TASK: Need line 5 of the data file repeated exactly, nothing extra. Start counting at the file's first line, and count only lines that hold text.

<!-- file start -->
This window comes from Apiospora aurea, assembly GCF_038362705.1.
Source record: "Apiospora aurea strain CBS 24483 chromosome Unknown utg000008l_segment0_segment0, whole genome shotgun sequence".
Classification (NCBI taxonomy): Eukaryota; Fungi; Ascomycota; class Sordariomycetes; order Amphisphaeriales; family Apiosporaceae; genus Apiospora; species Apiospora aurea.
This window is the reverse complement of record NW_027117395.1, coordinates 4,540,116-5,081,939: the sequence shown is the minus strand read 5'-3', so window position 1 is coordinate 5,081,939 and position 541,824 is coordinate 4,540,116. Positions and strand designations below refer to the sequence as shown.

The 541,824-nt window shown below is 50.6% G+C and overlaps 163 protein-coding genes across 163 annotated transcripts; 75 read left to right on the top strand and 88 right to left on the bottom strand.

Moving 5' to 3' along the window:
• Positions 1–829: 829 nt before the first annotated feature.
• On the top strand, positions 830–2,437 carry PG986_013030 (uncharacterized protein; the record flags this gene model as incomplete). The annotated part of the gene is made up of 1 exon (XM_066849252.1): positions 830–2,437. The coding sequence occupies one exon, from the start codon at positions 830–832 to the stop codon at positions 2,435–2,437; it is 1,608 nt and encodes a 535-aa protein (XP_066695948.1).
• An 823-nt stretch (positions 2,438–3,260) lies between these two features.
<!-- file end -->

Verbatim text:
The 541,824-nt window shown below is 50.6% G+C and overlaps 163 protein-coding genes across 163 annotated transcripts; 75 read left to right on the top strand and 88 right to left on the bottom strand.